AFTER more than a year of clinical trials, children in the United States between the ages of 6 months and 4 years old are now permitted to receive the COVID vaccine, nearly closing the gap between the unvaccinated and vaccinated.
The Centers for Disease Control and Prevention (CDC) signed off on vaccines for young children last week, one day after the Food and Drug Administration (FDA) announced three new authorizations regarding coronavirus vaccines.
Specifically, the FDA approved Pfizer shots for children between 6 months and 4 years old; Moderna shots for children between 6 months and 5 years old; and Moderna shots for children between 6 and 17 years old. (Previously, Pfizer was the only option for the latter age bracket.)
According to Moderna, the company’s vaccine for 6-month-olds to 5-year-olds will have a quarter of the strength of the adult dose and should be administered in two doses one month apart.
Pfizer’s vaccine for 6-month-olds to 4-year-olds is about one-tenth of the adult version’s strength takes three shots; the second shot is administered 21 days after the first, and the third is given 60 days after the second, according to the company.
As of press time, vaccinations for this age group have already begun across the country. As was the case with all prior vaccinations, every age-eligible child — regardless of immigration or insurance status — may receive their shots, is permitted to receive their free-of-cost shots.
California, which has been a leader in vaccinations since they were publicly made available, has 400,000 doses to distribute to this age group currently, but the state recently purchased more to cater to the 2.2 million children in this age bracket.
Parents and families who are still skeptical over the vaccine’s safety, particularly with younger children, may want to consider the alternative to not getting the vaccine, said Dr. Lucia Abascal of the California Dept. of Public Health.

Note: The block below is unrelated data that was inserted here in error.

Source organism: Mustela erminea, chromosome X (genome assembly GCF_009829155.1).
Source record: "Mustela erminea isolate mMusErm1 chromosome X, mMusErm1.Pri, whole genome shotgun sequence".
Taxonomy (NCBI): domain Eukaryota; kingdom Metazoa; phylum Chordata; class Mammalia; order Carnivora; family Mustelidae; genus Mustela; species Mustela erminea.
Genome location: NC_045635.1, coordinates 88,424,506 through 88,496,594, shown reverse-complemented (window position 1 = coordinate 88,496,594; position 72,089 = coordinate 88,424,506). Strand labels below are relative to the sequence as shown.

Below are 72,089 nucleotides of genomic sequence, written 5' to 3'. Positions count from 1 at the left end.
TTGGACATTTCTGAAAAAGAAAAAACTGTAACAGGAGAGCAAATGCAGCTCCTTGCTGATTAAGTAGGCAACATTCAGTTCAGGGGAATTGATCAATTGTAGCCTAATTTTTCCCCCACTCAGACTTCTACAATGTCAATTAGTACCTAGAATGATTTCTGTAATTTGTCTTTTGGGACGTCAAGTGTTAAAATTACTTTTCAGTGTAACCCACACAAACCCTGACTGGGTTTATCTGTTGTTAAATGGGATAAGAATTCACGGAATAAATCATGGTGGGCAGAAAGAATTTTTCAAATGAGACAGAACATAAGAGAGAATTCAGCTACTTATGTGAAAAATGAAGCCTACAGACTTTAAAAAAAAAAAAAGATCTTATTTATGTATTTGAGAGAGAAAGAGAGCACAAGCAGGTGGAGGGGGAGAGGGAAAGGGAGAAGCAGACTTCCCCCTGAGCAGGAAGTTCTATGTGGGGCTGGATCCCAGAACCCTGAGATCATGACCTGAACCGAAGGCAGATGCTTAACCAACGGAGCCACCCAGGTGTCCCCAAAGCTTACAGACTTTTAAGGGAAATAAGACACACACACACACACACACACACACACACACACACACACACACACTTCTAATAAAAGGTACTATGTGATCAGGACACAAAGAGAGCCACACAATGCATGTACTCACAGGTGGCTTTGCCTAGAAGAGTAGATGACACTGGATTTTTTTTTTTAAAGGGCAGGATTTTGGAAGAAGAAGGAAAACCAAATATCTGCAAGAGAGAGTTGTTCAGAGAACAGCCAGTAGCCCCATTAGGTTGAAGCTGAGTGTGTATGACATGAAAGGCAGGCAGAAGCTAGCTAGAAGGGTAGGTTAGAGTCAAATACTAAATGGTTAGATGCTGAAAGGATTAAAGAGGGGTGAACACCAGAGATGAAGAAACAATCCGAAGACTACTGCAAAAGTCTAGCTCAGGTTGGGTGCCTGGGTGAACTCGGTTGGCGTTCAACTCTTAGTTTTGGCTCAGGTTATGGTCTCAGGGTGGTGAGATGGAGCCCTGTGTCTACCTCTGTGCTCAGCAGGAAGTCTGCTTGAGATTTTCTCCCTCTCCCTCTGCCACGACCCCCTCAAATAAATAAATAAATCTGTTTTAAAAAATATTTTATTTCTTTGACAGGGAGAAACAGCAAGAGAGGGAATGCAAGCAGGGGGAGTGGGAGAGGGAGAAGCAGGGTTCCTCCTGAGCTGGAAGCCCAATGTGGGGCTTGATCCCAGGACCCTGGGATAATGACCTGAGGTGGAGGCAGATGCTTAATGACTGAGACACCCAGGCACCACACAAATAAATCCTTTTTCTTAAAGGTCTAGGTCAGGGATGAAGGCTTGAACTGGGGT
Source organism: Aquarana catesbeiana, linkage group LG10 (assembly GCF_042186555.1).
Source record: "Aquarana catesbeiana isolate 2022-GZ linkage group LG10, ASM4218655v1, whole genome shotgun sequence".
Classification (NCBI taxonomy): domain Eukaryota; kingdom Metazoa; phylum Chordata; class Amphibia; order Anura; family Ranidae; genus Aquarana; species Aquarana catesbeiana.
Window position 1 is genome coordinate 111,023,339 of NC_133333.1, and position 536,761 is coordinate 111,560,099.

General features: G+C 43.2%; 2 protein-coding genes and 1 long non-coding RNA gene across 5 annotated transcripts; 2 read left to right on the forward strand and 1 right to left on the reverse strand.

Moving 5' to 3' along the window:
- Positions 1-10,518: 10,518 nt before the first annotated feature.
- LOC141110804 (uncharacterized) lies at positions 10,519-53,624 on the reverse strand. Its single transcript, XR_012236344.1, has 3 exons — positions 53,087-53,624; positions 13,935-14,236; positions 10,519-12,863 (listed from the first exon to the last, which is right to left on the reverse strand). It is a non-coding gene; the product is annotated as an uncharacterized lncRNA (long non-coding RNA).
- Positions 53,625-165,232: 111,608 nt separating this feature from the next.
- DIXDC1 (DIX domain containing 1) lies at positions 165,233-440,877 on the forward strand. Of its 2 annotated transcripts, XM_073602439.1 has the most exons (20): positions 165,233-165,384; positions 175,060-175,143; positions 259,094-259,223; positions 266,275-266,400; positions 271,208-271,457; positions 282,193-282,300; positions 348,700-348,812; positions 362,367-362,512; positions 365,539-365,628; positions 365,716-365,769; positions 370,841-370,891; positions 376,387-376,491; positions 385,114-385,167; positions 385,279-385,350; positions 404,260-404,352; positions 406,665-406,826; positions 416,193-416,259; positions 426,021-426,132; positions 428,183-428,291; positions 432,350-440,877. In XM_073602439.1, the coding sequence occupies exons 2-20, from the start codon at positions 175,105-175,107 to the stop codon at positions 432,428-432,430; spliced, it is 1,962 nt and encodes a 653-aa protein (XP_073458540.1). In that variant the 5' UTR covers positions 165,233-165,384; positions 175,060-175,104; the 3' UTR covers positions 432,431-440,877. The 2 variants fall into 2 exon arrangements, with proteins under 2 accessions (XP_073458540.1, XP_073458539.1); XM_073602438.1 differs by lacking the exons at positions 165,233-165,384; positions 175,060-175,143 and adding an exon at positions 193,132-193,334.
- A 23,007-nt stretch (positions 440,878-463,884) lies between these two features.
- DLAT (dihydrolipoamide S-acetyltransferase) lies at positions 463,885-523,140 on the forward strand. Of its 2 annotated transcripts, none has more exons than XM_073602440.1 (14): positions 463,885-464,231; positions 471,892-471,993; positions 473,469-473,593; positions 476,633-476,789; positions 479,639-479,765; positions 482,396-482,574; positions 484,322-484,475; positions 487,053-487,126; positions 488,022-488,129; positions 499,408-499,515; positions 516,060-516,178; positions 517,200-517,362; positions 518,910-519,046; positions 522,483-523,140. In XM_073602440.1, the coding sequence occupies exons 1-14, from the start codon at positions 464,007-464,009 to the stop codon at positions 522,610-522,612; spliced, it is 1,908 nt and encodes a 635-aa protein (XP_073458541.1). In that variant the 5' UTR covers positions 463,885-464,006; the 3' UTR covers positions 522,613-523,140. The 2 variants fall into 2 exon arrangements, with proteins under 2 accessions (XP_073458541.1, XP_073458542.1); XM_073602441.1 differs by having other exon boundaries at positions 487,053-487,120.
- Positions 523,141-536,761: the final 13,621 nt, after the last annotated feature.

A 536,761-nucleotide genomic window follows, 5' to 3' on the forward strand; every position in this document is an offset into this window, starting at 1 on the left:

“The decision to not vaccinate is the decision to get the COVID virus,” Abscal said in a press conference on Thursday, June 23.
She added that although “[t]here’s no predicting how severe that will be,” if you take “a chance that it will be mild, just know that one in five children [hospitalized for COVID] end up in the intensive care unit.”
According to the latest metrics, COVID is the fifth-leading cause of death among children between the ages of 1 and 4 years old, and it is the fourth-leading cause for infants younger than 1 year old.
Even though prior COVID infections provides some immunity for the future, Abascal said that immunity is less than that which is provided by vaccines.
“There’s this idea that the omicron variant is milder, but within this age group, when the omicron variant started surging, there were record hospitalizations,” Abascal added. “That misconception that kids are safe, that nothing happens to kids, is wrong. We have more and more evidence that kids are at an acute risk [and] can suffer consequences, such as multi-inflammatory syndrome or long COVID.”
Pharmacies are prohibited from administering vaccines to anyone younger than 3 years old, per federal law, but parents and guardians can visit MyTurn to find a clinic accepting infants and toddlers if they don’t have a primary care doctor.
“This vaccine is going to be the most heavily studied vaccine in history,” noted Dr. Jennifer Miller of East Bay Pediatrics. “They’ve been properly tested and vetted. The production didn’t cut any corners.”
Miller added that the vaccine adds extra protection as children are slowly gaining back their freedom to socialize and participate in school and community activities.
Parents may be fearful of the vaccine side effects, but Miller warned that the physical side effects from the COVID vaccine are nothing compared to actually contracting COVID.”
She said, “I try to remind [parents] t hat we’re all in this together. Getting our children vaccinated helps us all and improves the health of our community.”
According to the latest data provided by the California Dept. of Public Health, about 36% of all 5 to 11-year-olds — who were given the OK to get the Covid vaccine in November 2021 — have been vaccinated so far. Across all age groups, nearly 79% of all eligible Californians have received at least one dose of the vaccine. (Klarize Medenilla/AJPress)